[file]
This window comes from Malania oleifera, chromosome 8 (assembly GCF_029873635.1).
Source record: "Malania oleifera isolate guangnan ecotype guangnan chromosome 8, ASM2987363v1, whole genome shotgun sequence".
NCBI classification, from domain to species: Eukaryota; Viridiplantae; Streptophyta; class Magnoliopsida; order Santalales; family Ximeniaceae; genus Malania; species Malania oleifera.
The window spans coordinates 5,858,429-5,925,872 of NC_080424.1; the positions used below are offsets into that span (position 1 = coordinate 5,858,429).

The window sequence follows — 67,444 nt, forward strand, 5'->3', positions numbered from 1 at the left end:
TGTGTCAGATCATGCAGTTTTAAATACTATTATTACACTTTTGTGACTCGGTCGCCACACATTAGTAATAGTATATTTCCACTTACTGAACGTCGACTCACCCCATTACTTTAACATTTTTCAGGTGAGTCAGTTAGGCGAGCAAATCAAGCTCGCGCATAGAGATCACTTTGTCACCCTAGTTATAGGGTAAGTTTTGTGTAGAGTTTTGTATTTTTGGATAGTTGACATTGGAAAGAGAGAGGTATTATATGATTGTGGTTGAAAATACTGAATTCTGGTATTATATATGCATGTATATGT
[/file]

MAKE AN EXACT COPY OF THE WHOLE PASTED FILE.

This window comes from Malania oleifera, chromosome 8 (assembly GCF_029873635.1).
Source record: "Malania oleifera isolate guangnan ecotype guangnan chromosome 8, ASM2987363v1, whole genome shotgun sequence".
NCBI classification, from domain to species: Eukaryota; Viridiplantae; Streptophyta; class Magnoliopsida; order Santalales; family Ximeniaceae; genus Malania; species Malania oleifera.
The window spans coordinates 5,858,429-5,925,872 of NC_080424.1; the positions used below are offsets into that span (position 1 = coordinate 5,858,429).

The window sequence follows — 67,444 nt, forward strand, 5'->3', positions numbered from 1 at the left end:
TGTGTCAGATCATGCAGTTTTAAATACTATTATTACACTTTTGTGACTCGGTCGCCACACATTAGTAATAGTATATTTCCACTTACTGAACGTCGACTCACCCCATTACTTTAACATTTTTCAGGTGAGTCAGTTAGGCGAGCAAATCAAGCTCGCGCATAGAGATCACTTTGTCACCCTAGTTATAGGGTAAGTTTTGTGTAGAGTTTTGTATTTTTGGATAGTTGACATTGGAAAGAGAGAGGTATTATATGATTGTGGTTGAAAATACTGAATTCTGGTATTATATATGCATGTATATGT